Earlier in the week I saw a tweet announcing a new (and really cool!) result about the Cantor set:

I'm told that the last 2 tweet's link goes to my email (!), so I'll try this: THEOREM (with J S Athreya & J T Tyson): Every x in [0,1] can be written as (u^2)v, where u, v are in the #CantorSet. To appear in @maanow 's #AMMonthly; #arXiv preprint https://t.co/FHUXx1N3Q7

The new result is that any number in the intrrval [0,1] can be written as the product where and are members of the Cantor set.

After reading the paper, I thought that it would be really fun to try to share some of the ideas with kids. The two ideas I wanted to highlight in the project today were (i) the geometric ideas in the construction of the Cantor set, and (ii) the interpretation of the Cantor set in base 3.

I started with a question about base 3 -> how do you write 1/2 in base 3?

Now we looked at constructing the Cantor set by removing intervals. The boys had lots of interesting ideas about what was going on

Next we looked at the incredible property that you can make any number in the interval [0,2] by adding two numbers in the Cantor set. This ideas here were a little harder for my younger son to understand than I was expecting, so I ended up breaking the discussion into two parts.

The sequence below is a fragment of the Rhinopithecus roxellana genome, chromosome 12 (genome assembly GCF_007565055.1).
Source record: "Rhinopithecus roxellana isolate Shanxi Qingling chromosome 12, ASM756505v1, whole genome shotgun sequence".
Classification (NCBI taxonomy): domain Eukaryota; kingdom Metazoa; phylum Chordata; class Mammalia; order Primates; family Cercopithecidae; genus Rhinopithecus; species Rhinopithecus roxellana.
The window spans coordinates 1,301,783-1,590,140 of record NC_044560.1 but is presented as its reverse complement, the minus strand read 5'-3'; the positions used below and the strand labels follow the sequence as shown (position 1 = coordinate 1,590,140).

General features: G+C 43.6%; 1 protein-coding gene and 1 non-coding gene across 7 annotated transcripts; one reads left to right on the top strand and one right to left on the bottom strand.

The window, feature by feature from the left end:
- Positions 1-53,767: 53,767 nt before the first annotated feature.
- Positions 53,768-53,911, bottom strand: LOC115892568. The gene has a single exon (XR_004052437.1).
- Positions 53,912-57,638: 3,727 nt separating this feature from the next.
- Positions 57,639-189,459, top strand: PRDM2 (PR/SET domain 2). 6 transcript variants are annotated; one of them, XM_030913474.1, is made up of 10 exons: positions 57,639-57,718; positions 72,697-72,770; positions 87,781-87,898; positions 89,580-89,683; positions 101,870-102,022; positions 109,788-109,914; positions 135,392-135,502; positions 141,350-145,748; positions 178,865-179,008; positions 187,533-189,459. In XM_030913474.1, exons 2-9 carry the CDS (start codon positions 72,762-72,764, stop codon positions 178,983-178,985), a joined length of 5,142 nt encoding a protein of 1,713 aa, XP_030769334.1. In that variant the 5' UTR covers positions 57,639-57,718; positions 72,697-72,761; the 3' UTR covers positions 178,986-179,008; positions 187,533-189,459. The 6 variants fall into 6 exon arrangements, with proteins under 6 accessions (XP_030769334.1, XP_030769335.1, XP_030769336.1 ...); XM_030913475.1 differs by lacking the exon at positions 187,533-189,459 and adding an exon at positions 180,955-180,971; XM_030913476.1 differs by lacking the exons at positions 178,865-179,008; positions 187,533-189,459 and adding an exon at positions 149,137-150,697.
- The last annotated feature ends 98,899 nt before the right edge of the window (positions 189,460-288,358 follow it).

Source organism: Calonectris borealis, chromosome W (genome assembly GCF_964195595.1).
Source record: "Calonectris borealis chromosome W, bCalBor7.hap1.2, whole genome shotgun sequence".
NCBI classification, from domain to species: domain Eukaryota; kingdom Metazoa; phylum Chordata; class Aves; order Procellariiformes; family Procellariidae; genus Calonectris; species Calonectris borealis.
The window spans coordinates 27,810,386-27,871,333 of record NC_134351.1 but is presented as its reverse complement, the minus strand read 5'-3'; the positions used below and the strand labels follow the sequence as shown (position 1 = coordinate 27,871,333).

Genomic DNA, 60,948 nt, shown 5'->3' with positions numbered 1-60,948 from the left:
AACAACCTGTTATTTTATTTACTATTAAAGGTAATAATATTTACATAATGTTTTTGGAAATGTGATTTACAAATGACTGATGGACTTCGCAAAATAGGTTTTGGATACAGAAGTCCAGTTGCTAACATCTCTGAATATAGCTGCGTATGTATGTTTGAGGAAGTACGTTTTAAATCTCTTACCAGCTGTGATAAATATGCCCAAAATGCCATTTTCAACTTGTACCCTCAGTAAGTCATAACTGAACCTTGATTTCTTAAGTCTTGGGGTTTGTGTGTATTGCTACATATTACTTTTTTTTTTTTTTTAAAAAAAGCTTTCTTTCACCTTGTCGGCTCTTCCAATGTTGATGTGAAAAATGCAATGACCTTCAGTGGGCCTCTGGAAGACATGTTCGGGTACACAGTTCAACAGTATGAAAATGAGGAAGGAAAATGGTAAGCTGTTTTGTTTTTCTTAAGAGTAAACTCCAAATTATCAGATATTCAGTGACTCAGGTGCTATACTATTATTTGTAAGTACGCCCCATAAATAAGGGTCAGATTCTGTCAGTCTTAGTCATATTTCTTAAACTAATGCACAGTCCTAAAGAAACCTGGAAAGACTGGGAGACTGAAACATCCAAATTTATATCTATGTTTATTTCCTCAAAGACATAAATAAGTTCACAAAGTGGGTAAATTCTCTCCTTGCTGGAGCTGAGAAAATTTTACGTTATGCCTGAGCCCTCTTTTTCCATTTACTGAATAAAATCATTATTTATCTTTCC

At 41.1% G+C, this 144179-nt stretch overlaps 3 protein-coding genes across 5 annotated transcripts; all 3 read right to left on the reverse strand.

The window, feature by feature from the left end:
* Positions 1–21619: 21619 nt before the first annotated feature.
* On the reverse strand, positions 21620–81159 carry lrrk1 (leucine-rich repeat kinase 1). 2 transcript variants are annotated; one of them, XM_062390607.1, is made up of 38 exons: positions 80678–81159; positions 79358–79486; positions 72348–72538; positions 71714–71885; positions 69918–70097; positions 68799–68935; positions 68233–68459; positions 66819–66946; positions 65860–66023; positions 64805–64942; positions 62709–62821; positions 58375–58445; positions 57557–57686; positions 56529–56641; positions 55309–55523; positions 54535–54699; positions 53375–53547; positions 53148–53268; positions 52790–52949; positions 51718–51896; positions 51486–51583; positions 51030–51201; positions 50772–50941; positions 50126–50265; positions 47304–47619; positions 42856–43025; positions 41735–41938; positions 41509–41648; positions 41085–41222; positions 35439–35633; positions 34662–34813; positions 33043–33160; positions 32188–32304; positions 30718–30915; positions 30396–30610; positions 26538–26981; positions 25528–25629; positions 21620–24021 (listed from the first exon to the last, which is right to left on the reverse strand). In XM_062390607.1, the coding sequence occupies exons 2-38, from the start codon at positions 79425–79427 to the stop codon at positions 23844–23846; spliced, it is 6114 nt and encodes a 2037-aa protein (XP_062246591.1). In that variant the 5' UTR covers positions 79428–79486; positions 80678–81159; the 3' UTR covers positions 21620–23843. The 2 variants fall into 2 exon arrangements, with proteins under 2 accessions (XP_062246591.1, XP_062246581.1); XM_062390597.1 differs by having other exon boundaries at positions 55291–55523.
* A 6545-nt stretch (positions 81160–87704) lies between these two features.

I think the ideas here are fun for kids to think through – how do I pick a number from one set and a second number (possibly from a different set) to add up to a specific number.

Here’s part 1:

and part 2:

Finally, we took a peek at the result from the paper -> how does multiplication work? This was also a fun discussion. The ideas necessary to see why you can find three numbers from the Cantor set that multiply to any number in [0,1] are obviously way out of reach for kids. However, seeing why the multiplication problem is difficult is within reach.

It is always a real treat to find math that is interesting to mathematicians to share with kids. I think talking through some of the ideas related to this new result about the Cantor set makes for an amazing math project for kids!